This article presents a broad survey of 1912 opinions concerning the Titanic sinking from a number of different sources. You'll read the defensive statements of Joseph Bruce Ismay, the critical remarks made by Carpathia Captain Rostrom, the varying assignments of blame made by newspapers and assorted government swells as well as the broad understanding that "wireless communication" must become a standard piece of equipment for all ships. Also reported is the news of a mutiny on board the Titanic's sister ship, Olympic, which was also furnished with the suspect "collapsible" lifeboats.
In the attached news report from The Literary Digest you will read an article that is composed of portions from various Christian sermons that were delivered throughout the United States on the Sunday following the Titanic sinking:
"...The disease that is gnawing into our civilization are love of money and passion for luxury. Those two combined to sink the Titanic."
A short excerpt from the London Standard concerning the fortitude of the Titanic musicians:
"We are usually a undemonstrative people, but the incident of the string band of the Titanic, it's members gathered together to play the hymn "Nearer My God to Thee", as the great ship settled for her last plunge, left men speechless with pity. It is a great incident of history, worthy to rank with the last parade on Birkenhead"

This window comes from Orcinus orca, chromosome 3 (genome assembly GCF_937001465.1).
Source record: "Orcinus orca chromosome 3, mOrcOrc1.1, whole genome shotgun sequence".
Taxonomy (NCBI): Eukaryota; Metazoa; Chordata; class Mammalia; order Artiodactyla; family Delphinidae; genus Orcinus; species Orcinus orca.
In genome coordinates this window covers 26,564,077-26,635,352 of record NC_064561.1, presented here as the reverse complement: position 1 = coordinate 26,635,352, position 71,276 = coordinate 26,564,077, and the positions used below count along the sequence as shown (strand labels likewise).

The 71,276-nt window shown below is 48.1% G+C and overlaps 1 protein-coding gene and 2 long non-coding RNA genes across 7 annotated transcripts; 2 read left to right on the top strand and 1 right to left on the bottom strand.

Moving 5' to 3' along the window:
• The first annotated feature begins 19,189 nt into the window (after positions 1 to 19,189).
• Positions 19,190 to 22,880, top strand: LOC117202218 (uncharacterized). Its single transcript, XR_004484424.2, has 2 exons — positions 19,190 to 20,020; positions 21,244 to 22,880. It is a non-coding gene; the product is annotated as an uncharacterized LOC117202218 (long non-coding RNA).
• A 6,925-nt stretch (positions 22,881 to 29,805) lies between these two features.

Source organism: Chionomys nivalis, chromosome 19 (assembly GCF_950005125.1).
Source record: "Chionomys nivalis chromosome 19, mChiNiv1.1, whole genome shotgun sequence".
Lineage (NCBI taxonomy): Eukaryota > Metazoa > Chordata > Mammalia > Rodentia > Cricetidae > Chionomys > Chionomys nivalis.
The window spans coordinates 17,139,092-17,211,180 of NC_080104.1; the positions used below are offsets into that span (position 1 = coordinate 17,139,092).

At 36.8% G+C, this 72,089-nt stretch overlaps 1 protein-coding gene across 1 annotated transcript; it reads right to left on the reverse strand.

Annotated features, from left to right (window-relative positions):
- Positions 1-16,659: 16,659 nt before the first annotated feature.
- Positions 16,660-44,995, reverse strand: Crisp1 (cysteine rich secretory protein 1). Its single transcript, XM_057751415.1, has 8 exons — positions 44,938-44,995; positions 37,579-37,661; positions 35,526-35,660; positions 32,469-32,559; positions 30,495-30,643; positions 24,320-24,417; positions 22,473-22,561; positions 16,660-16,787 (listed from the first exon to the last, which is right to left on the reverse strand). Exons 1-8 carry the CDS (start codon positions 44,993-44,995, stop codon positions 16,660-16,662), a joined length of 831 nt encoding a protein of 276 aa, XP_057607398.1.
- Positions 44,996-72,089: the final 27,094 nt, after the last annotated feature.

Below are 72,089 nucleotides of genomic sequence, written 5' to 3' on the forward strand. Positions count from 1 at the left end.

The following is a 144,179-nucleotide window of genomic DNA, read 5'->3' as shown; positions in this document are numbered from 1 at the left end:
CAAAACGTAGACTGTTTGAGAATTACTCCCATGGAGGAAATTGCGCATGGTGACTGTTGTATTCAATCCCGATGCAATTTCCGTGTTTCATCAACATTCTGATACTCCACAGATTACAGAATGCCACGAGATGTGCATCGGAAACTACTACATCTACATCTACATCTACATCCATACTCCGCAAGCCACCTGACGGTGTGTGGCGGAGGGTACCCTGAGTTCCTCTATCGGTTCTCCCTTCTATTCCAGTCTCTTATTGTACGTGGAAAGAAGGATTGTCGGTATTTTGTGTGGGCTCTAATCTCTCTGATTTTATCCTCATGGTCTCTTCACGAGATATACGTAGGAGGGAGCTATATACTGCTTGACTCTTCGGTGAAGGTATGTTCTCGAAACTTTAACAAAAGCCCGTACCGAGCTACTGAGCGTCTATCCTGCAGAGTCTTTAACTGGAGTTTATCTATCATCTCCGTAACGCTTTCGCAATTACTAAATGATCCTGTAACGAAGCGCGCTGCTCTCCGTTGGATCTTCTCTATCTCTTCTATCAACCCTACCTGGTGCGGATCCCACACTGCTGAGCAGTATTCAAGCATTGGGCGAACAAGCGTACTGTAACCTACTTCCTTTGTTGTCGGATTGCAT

Attached you will also find the musical score and lyrics of "Nearer My God to Thee".
The attached three news reports were among some of the very first British magazine notices on the Titanic disaster to be printed. The Spectator editors rejected, even as a possibility, the fact that the great ship had broken in half; they also rejected a number of other observations made by the surviving eyewitnesses.
There were several clothing options available for the well-heeled men "fortunate enough" to (briefly) enjoy Titanic's First Class comforts. Dinner suits were not strictly confined to black and there were a number of shirting and accessory choices; this article covers all of them quite thoroughly.
For further reading on the topic of Edwardian fashions, please click here.
Journalist, artist and American Civil War veteran Francis D. Millet, (1846 - 1912) was also one of the doomed passengers on board Titanic. Prior to the sinking, Millet had enjoyed some success as a muralist.
"Among the institutions possessing canvases by Millet are the Metropolitan Museum of Art, the Detroit Museum, the Union League Club, the Duquesne Club of Pittsburg, and the National Gallery of New Zealand."